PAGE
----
With more shutdowns looming and a vaccine still months away from wide distribution, governors across the U.S. are pleading for more help from Washington ahead of what is shaping up to be a bleak winter.
Renewed restrictions on indoor businesses, the coming end of unemployment benefits for millions of Americans and overloaded hospitals have led governors to paint a dire picture of the months ahead unless the federal government steps in with more money and leadership to help them shore up their damaged budgets and beat back the resurgence of the coronavirus.
Between now and June 2022, state and local governments could be facing a shortfall or $400 billion or more by some estimates.
Illinois Gov. J.B. Pritzker signed a budget over the summer with a $5 billion deficit, which he and lawmakers assumed would be covered by a second federal coronavirus relief package that has not materialized.
“Every state … every city is suffering from failure of revenues because of COVID-19,” said Pritzker, a Democrat. “The federal government is really the only resource that we all have to turn to.”
On Tuesday, Pritzker was scheduled to join other governors of Great Lakes states — Democrats and Republicans alike — in calling for help with testing, contact tracing and hospital staffing, in addition to more money for businesses, schools and the unemployed.
The cost of distributing tens of millions of doses of a vaccine in 2021 is also emerging as a major concern for governors. The Association of State and Territorial Health Officers and the Association of Immunization Managers have called on Congress to provide $8.4 billion for vaccine distribution.
A new infusion of federal money does not appear to be on the way anytime soon. State and local governments have been pushing for more federal help since spring, when Congress and President Donald Trump agreed to a series of measures worth nearly $3 trillion to deal with the outbreak.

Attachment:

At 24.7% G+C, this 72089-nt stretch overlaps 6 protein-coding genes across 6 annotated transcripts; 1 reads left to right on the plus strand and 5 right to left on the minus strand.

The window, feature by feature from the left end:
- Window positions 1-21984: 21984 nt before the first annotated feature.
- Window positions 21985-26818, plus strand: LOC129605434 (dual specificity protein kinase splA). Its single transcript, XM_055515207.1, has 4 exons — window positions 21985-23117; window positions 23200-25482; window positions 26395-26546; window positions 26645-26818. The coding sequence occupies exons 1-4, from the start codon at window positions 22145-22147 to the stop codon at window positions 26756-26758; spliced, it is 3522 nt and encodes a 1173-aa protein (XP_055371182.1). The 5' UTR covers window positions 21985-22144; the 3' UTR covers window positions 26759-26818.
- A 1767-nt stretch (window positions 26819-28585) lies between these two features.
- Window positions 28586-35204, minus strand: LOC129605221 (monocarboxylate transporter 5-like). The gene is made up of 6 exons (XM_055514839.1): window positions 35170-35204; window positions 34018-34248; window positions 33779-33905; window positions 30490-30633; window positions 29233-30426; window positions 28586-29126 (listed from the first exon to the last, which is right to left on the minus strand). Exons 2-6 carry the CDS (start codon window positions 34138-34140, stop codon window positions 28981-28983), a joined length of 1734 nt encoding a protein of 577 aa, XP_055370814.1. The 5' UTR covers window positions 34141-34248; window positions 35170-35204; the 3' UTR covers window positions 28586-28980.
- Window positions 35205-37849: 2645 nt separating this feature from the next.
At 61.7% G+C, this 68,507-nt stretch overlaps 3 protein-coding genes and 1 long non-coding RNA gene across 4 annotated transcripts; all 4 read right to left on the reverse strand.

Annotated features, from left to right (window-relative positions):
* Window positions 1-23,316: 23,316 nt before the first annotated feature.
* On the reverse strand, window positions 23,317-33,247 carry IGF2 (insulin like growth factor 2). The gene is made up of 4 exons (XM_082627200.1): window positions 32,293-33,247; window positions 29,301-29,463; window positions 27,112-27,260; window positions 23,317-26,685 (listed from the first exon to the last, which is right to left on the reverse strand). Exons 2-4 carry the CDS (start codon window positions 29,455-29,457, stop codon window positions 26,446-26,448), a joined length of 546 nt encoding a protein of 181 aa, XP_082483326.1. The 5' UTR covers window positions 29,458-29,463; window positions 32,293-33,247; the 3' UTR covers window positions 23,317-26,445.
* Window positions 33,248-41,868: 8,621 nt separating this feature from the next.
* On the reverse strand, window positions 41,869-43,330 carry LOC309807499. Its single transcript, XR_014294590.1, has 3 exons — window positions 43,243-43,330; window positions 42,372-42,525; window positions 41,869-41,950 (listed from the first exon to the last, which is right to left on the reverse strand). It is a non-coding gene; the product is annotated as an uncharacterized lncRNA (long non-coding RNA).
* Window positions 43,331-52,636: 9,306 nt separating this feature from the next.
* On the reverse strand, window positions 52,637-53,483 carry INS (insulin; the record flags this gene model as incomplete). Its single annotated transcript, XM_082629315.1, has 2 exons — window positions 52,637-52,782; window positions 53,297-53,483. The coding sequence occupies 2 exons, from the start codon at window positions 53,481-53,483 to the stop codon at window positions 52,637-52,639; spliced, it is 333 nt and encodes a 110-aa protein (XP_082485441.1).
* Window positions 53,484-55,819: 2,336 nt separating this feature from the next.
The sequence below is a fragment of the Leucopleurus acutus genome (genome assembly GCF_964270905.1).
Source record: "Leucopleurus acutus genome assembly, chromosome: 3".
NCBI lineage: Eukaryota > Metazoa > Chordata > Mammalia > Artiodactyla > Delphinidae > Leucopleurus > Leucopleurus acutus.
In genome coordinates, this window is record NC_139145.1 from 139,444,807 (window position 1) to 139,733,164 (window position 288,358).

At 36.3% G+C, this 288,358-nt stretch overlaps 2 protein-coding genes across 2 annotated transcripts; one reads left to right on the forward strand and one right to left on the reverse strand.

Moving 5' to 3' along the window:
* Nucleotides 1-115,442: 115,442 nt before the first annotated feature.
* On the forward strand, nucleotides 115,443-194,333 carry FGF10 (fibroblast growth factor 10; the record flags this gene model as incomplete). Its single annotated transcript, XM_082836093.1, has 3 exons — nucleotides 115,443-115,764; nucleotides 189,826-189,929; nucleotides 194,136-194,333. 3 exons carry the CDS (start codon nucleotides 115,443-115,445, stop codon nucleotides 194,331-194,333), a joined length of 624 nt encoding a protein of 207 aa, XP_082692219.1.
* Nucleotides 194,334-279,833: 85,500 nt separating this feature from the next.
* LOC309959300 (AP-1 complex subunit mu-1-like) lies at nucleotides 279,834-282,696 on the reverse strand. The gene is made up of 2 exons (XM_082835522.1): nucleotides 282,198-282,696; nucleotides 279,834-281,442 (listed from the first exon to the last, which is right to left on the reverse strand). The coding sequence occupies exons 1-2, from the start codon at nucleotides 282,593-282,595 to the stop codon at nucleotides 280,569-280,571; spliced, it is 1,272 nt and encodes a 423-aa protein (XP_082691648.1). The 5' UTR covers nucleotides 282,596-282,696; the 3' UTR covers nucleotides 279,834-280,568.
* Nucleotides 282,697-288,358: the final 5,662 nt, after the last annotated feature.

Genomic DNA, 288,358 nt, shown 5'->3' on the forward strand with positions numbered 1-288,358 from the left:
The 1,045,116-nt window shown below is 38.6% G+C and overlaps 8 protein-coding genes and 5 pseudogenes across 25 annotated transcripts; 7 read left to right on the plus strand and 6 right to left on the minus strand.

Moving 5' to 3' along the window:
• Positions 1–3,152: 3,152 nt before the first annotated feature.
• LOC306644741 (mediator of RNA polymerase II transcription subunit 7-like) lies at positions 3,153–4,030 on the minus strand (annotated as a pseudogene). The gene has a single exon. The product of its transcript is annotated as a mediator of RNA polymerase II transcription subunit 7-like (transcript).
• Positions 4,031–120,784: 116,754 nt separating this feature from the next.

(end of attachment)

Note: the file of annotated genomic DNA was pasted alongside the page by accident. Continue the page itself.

The aid included a big boost, since expired, to weekly unemployment benefits, along with grants and loans for businesses and assistance to state, territorial, local and tribal governments.
States have used the money for testing and contact tracing, assisting businesses, helping residents with utility bills and rent and expanding broadband access for students attending school remotely. But they have not generally been allowed to use it for one of their major needs: replacing declining tax revenue to keep regular government services running.
The needs have become more urgent as the virus rampages across virtually every state. California and Texas each have exceeded 1 million cases.
As intensive care units fill up, some Republican governors once reluctant to impose mask mandates have reversed course, and some cities and states are threatening fines against businesses that violate restrictions on social gatherings.
The Center on Budget and Policy Priorities estimates that state, local, territorial and tribal government budgets will be short collectively by $275 billion to $415 billion through June 2022 if they use all their reserve money to help deal with the virus. Moody’s Analytics said that for states alone, the shortfall could range from $196 billion to $396 billion, depending on how bad the virus outbreak gets.